GLOBAL: Universities respond to social media
Social media has experienced rapid growth in a very short time. Tweets, blogs, status updates, IM and newsfeeds are just some of the terms that have entrenched themselves in everyday speech. Higher education institutions worldwide have been responding by creating Facebook pages, blogs, interactive web platforms and Twitter accounts.
Choudaha was speaking at the annual Association of International Education Administrators conference held in San Francisco late last month. Along with other digital media experts, he examined strategies to successfully implement web-based and social media initiatives in international higher education.
Social media is perhaps most critical in international education, and can be used to attract prospective students, manage students studying abroad and keep alumni connected after graduation.
Choudaha empasised the importance of incorporating social media into a university's internationalisation strategy. With the surge in student mobility over the past decade, students have far more choice when it comes to institutions, making competition between universities fierce.
"The student is trying to minimise risk and get very authentic communication," he said. That's where social media comes in, adding value to the authenticity of communication. "It is driven by peer-to-peer communication, by people who have experience with the product and the institution, so there is much higher credibility."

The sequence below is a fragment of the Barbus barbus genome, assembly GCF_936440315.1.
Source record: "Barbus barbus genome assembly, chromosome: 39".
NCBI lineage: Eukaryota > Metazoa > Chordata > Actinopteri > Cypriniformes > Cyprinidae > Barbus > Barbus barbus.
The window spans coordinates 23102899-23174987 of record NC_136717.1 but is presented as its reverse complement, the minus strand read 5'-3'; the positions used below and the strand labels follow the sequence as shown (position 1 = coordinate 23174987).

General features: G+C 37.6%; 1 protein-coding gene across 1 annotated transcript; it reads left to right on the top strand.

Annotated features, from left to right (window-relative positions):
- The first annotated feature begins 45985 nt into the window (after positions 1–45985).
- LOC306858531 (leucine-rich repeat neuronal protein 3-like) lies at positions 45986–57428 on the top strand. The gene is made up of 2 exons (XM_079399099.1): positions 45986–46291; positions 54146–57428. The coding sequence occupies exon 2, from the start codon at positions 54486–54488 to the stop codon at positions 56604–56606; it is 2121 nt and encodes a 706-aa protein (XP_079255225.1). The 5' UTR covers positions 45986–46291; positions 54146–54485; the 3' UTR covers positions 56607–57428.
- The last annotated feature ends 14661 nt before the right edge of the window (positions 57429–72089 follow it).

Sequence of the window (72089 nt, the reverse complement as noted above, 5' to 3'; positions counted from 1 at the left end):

The 'old' internet model was characterised by centralised control, limited access, a lack of flexibility and high cost. Social media, however, differs wildly from this and represents collaboration and an absence of hierarchy.
"Now it's really about the collective intelligence of information sharing at a very low cost," said Randy Zadra, director of the international office at Carleton University in Canada.
There are untold advantages to using social media in higher education, such as the ability for staff and students to communicate internally. In the past professors, for example, might have had no idea what other professors on campus or at other universities were teaching in their courses. Now, with the click of a button, staff members can have access to this information.
Feedback and opinions flow through this new technology as fluidly as speech itself.
"A traditional webpage has good analytics, but the information is passive," said Zadra. "With social media, we know what users like by the comments they make."
But with uncharted territory come challenges. Cheating, identity theft and general mischief are some of the issues administrators need to navigate when launching and managing a social media platform.
Utilising Web 2.0 is one way a university can place itself in whatever digital conversation it chooses. Put simply, Web 2.0 facilitates interaction between users, as opposed to static, non-interactive websites. Wikipedia is an example of a Web 2.0 application, where any person can contribute and share information.
"[Web 2.0] is a platform where people exchange ideas," said Zadra. "It really is about the conversation, it's not a one-way dialogue. That's the most important thing, it's about conversation."
Web 2.0 differs from social media in that it focuses more on content, whereas social media is centred around people and building a community.
Zadra is spearheading an ambitious Web 2.0 project at Carleton University. Called GlobalU, the initiative is an interactive tool to help international offices at universities manage and share information about their global activities, programmes, projects, students and alumni in a graphical, easy-to-use way.